Unfortunately after throwing on the new running gear I ran out of both time and inspiration to do anything else – that is, until the debacle in Vegas. By that time, the car was starting to get pretty dirty, which is perfect motivation to source some car care products and give the chariot a little TLC. Enter Mothers, who stepped up with product for every area that needed sprucing up.
Starting with the aforesaid wheels and tires, which at this point were grungy with brake dust and what have you, Mothers offers an Aluminum Wheel Cleaner that was good for most of the rim, save the lip, which we cleaned with Mothers’ All-Chrome cleaner. For the tires, we opted for the Mothers Back to Black Tire Renew, which cleans the sidewall and leaves a nice, new-tire dull sheen (as opposed to an over-the-top gloss some tire cleaners produce). A little bit of time and a handful of microfiber cloths and the corners of the car began looking pretty sharp.
Under the hood, we attacked exposed portions of the engine and other soiled up aluminum parts with a water-based degreaser from Mothers Professional line. We also used some Mothers Instant Detailer and Back-to-Black Trim & Plastic Restorer in an aerosol can to return hoses, covers, etc. to their original factory-fresh luster.
For windows, Mothers has its Re-Vision Glass and Surface cleaner, a pretty cool product that is also useful for electronic displays and touchscreens (we know; we tried it). For most of the remainder of the DC5’s exterior, we went out on a limb and tried for the first time a waterless, all-in-one spray-on cleaner, Mothers’ Waterless Wash & Wax. We know what you’re thinking: that’s no way to wash a car; but we LOVED that it only took us about an hour to do the entire vehicle instead of the usual hours it would normally take us to wash and then wax (which admittedly has more to do with the long process of waxing than washing).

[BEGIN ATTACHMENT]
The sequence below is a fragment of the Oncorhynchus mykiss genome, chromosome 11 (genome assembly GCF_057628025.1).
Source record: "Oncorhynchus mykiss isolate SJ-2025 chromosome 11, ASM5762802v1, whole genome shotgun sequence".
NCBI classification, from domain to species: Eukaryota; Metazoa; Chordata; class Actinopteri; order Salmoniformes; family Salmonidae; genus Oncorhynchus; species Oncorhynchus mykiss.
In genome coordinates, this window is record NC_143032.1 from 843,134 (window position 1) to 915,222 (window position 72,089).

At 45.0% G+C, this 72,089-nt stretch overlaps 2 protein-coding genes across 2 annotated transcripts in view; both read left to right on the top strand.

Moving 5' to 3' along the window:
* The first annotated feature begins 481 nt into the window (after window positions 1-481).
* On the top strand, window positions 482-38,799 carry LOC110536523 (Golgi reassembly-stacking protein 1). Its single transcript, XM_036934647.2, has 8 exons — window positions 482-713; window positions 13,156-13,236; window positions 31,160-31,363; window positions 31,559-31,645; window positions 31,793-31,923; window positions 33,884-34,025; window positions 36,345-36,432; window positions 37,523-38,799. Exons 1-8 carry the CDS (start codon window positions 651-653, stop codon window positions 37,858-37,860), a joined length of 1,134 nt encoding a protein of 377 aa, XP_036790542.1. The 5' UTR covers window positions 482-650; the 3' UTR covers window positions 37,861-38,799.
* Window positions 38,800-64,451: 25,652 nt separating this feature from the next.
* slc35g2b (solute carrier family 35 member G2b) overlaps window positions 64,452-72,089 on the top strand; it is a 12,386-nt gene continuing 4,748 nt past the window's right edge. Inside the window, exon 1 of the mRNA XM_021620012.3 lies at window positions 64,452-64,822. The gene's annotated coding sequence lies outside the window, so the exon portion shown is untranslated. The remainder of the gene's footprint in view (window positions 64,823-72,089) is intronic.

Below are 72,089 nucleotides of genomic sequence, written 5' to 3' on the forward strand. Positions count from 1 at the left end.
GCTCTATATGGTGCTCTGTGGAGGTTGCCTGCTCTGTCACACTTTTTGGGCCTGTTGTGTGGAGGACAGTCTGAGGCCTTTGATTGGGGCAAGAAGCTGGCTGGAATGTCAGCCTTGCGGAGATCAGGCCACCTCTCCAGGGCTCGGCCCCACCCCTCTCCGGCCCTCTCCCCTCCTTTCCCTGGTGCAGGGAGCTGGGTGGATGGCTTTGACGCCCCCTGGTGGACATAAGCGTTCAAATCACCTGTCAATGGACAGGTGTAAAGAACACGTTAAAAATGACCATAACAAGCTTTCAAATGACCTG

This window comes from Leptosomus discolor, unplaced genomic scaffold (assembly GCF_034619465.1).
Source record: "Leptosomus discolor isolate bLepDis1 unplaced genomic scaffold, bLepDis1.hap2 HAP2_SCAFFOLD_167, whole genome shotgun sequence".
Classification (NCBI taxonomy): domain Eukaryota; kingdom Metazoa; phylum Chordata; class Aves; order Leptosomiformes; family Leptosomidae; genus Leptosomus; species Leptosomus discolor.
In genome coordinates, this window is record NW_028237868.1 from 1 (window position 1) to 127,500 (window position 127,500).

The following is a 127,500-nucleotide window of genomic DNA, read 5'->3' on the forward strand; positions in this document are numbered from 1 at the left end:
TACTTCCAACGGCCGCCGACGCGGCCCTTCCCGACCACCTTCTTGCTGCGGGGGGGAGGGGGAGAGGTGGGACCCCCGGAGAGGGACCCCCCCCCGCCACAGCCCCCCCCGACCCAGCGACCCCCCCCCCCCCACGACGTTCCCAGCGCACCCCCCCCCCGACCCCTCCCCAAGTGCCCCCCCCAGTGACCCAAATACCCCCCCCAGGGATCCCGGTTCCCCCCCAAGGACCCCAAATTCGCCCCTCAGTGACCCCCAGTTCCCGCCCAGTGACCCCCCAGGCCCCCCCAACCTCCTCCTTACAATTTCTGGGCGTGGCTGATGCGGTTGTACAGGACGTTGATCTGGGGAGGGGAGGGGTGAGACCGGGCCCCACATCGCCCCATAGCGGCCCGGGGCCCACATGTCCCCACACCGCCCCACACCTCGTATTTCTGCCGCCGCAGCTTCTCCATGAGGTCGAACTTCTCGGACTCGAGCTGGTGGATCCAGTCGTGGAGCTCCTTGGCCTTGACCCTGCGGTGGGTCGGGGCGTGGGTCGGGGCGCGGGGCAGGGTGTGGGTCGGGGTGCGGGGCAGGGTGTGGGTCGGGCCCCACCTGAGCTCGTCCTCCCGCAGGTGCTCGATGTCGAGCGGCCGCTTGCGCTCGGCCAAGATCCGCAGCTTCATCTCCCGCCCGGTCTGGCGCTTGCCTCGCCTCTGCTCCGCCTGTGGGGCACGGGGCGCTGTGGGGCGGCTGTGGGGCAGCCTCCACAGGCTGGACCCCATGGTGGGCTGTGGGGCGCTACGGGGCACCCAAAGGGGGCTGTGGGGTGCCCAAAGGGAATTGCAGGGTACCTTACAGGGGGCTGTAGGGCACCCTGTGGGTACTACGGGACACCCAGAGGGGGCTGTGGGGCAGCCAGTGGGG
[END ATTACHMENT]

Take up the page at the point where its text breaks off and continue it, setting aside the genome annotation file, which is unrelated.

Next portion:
The final bit of outside clean was a bit more involved; like most plastic headlights, ours had become fogged over with oxidation over the past 11 years. Mothers has a product for that – its NuLens Headlight Renewal Kit, which includes a bottle of PowerPlastic 4Lights plastic polish. The kit also comes with abrasive disks for filing down the oxidation, as well as a polishing “powerball” to make applying the PowerPlastic compound a snap.
In discussions about what low-key appearance mods we should make to the car on this most superficial of endeavors, my immediate supervisor suggested we consider Downstar, Inc., hardware, which I thought was just ridiculous. There was no way in hell I was adorning my DC5 in four-inch spikes – uh-uh, no way. Which goes to show you how little I knew about Downstar before actually looking at their product offerings and realizing how nice – without being gaudy – their stainless fasteners are.
I’m here to tell you today that if you think Downstar is just spikes, you are way off. These guys take the mundane bits that hold your car together and turn them into an art form.
The variety of hardware is extensive, and even with the relative few we installed it was a night and day difference in appearance. For the valve and coil plug covers, Downstar provided its “Baby Nuts” to replace the OEM cap nuts (ok, so they have a sense of humor about the names of their product), and for the strut tops we picked up some “Strut Lil Nuts” with beauty washers. We employed Downstar’s fender bolts and washers to replace the upper fasteners, and for the grille we used their dress-up bolts with beauty washers and threaded rubber sleeves. In order to seat the sleeves, we had to drill out the clip holes with a half-inch bit.